The other aspects of Rayman make it a friendly, hassle-free game. Levels are well-designed, without any annoying dead ends or blind leaps. Sympathetic collision detection allows close brushes with enemies, and the controls are blissfully responsive. The only real complaint is the lack of replayability; like many other platform games today, there are no difficulty levels or random factors, and thus little incentive to play it again. But this is a minor flaw at best, as Rayman's world is large enough to sustain most players. It's safe to say that the typical gamer will require at least several weeks of play before he can finally rescue the Great Protoon and save the day.

The graphics in Rayman are gorgeous! The game is rich in colors and detail and animation, forming a visual feast which is far beyond any other platform game available today. Rayman and his fellow denizens quickly stop being sprites on a screen and soon turn into actual characters, complete with unique identities and personalities and attitudes. The stages feature multiple levels of smooth parallax scrolling, and are often loaded with animated details. There's so much to see that one has to videotape a game and play it back in slow-motion in order to catch everything. The game does slow down when the screen gets overcrowded, but these periods are so rare and so brief that only the most obsessed nitpickers will even notice or care.

Screen-shot of Rayman

The sounds try to match the graphics' high standards, but ultimately fall short. Sound effects are sparse but nicely done, and helps enforce the game's "cozy comfort" attitude. Game music consists of a wide variety, high-quality tunes, from light and bouncy to dark and menacing, all of which fits the game wonderfully. But they are far too short; the typical melody cycles after thirty seconds of play, and this can be irritating on longer levels. It's a good thing that the music and sound volumes can be adjusted at any time.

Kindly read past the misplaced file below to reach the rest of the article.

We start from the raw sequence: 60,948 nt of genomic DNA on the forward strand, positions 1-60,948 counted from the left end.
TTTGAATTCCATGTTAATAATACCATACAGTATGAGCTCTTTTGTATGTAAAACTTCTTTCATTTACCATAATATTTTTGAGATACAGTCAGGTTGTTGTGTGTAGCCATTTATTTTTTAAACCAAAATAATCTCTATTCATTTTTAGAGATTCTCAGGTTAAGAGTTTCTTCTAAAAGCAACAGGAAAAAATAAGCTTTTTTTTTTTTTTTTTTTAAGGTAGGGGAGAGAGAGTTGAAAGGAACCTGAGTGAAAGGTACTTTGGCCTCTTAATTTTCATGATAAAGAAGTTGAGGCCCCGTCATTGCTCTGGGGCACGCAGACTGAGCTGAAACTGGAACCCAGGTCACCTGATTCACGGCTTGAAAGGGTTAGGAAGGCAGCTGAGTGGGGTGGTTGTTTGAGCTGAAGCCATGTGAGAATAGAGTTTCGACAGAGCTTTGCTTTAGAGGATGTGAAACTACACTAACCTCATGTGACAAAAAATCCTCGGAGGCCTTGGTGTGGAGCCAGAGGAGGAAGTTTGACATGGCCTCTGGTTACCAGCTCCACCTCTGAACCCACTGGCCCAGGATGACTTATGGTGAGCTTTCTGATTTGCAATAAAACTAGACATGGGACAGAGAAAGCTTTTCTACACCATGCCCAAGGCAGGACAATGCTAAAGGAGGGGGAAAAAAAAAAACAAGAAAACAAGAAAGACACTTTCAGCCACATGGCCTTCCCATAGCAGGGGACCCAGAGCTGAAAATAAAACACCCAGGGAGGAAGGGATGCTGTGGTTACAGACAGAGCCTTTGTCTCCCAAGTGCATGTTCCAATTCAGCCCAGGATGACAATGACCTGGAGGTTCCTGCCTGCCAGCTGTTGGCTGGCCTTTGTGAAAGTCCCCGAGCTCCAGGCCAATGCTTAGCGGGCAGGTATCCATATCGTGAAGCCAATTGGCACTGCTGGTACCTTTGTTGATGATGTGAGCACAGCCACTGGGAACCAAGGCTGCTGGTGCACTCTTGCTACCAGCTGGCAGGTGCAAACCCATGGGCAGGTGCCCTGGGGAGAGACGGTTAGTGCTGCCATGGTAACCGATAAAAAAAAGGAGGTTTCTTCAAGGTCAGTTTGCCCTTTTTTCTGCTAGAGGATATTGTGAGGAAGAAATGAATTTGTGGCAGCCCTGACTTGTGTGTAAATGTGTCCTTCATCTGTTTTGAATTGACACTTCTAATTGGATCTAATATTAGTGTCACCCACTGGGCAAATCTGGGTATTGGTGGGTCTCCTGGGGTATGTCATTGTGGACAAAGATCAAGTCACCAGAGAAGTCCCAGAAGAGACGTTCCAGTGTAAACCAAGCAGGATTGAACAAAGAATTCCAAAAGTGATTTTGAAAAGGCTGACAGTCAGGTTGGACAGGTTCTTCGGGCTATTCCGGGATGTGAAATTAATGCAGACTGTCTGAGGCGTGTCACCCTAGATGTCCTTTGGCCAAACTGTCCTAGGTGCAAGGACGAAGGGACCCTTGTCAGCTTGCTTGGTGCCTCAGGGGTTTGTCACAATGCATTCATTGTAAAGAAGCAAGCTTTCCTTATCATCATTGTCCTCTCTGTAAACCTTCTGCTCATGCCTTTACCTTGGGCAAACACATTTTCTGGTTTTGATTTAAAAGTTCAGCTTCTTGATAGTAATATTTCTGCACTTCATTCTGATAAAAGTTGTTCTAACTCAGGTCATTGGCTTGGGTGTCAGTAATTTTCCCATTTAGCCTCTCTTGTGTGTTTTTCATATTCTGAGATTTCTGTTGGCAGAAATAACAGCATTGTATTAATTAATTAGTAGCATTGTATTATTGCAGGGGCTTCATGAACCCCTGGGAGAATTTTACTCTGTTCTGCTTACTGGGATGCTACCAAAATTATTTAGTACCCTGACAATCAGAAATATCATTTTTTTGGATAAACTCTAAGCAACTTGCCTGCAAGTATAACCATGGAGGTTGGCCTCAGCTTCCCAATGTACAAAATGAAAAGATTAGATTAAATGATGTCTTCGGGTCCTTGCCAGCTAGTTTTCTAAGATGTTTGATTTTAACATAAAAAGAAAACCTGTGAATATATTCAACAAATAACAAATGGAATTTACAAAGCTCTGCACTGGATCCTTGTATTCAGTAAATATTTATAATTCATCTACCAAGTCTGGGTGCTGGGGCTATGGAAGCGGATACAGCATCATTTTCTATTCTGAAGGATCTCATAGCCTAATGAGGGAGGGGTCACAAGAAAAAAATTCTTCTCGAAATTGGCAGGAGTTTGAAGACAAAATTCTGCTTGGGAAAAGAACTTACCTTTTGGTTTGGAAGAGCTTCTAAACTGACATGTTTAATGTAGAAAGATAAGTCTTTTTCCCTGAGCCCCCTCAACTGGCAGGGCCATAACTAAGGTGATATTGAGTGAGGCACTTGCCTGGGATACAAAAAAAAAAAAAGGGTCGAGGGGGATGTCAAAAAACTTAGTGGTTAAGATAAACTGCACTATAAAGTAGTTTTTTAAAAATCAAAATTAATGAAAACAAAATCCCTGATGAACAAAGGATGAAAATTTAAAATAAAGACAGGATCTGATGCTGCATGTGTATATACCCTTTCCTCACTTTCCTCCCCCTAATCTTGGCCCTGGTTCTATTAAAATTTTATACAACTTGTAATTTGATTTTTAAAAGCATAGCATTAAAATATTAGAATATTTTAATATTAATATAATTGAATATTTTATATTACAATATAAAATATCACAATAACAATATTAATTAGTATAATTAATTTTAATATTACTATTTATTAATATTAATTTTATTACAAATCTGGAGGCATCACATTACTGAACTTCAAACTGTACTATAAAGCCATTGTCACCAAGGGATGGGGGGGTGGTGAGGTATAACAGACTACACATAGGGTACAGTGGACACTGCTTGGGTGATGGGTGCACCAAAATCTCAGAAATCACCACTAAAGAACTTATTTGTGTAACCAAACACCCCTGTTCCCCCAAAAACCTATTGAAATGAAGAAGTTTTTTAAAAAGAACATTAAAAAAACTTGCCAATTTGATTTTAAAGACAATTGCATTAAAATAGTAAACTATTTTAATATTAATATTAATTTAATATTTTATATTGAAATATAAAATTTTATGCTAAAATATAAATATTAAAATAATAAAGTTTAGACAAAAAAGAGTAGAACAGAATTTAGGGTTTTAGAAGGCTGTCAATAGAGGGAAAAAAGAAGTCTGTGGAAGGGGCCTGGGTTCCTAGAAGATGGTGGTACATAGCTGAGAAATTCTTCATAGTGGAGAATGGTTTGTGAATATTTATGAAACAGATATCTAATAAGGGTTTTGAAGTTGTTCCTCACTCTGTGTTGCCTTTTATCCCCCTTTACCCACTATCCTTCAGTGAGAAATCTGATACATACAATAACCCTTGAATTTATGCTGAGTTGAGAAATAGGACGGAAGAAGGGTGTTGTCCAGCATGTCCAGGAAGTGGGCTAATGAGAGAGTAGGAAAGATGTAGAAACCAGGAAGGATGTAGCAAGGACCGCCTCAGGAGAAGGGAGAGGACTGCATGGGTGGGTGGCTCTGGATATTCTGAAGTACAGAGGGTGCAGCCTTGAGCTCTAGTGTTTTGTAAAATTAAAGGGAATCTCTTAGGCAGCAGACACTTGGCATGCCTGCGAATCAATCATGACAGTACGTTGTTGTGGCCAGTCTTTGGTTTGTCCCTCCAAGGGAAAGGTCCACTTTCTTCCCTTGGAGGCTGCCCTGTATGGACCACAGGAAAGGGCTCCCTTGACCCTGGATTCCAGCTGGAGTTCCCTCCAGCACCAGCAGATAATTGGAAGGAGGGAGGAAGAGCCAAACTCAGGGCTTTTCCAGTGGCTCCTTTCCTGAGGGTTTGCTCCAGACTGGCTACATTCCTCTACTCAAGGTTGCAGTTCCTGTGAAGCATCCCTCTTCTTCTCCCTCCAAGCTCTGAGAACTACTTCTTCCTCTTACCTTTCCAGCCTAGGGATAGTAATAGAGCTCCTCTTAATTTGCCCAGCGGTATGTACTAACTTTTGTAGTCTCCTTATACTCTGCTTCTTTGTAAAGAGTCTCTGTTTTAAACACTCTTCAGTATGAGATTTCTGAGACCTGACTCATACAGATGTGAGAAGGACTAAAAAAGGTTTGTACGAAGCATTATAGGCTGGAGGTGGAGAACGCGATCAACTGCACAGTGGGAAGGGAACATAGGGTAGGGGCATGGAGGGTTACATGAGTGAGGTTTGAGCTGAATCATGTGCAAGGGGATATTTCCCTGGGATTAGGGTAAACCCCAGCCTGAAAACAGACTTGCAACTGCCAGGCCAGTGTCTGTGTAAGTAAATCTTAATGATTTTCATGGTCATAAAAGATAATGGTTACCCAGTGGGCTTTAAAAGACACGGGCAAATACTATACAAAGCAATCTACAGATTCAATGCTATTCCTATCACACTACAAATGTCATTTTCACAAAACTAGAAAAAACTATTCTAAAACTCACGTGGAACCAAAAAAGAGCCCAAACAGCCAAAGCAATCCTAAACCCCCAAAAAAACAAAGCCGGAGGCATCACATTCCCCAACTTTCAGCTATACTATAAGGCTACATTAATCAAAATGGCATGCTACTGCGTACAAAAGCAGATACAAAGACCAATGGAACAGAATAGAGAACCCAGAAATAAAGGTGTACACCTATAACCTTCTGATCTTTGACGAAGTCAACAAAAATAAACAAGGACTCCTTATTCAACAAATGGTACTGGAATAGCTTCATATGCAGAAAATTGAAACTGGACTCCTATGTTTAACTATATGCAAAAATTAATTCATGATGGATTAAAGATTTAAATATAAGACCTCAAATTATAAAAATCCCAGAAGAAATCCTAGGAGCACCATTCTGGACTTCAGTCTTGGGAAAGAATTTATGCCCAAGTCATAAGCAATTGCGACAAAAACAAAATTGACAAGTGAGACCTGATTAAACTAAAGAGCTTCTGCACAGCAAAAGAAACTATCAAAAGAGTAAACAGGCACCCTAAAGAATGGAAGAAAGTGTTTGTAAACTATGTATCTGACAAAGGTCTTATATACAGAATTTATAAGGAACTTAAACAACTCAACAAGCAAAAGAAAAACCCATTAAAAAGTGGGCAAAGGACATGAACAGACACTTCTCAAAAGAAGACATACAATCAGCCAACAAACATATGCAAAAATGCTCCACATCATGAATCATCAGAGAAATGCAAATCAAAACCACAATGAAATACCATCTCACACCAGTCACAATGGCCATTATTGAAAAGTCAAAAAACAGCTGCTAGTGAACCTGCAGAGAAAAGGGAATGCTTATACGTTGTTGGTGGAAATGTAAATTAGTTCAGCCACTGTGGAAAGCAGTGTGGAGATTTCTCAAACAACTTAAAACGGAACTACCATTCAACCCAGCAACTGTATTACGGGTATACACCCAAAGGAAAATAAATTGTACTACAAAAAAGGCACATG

Rayman delivers no new ideas to the platform game genre; instead, what it offers is the flawless execution of existing elements - precise controls, clever levels, friendly gameplay, gorgeous graphics, and crisp sounds - all wrapped around a design which actually taxes the mind along with the thumbs. Players who prefer the frantic action of Sonic or Mario might be turned off by Rayman's leisurely pace, but those who are looking for a change from the hop-and-bop clones should definitely give this title a try.

Screen-shot of Rayman 





Ubi Soft


Atari Corporation (Hasbro International)




Jaguar 64 console




  • A game for thinkers and explorers ;-)
  • Fun and challenging
  • No time limits on levels
  • Sympathetic collision detection with blissfully responsive controls
  • Graphics are gorgeous!


  • Sounds fall short of graphical quality
  • Sound effects are sparse but nicely done
  • Possibly not suitable from those who prefer the frantic action of Sonic or Mario


* * * * *

This article originally appeared on the
Electronic Escape web site and is reproduced with kind permission of the author. The screen-shots were found at

MyAtari magazine - Review #3, December 2000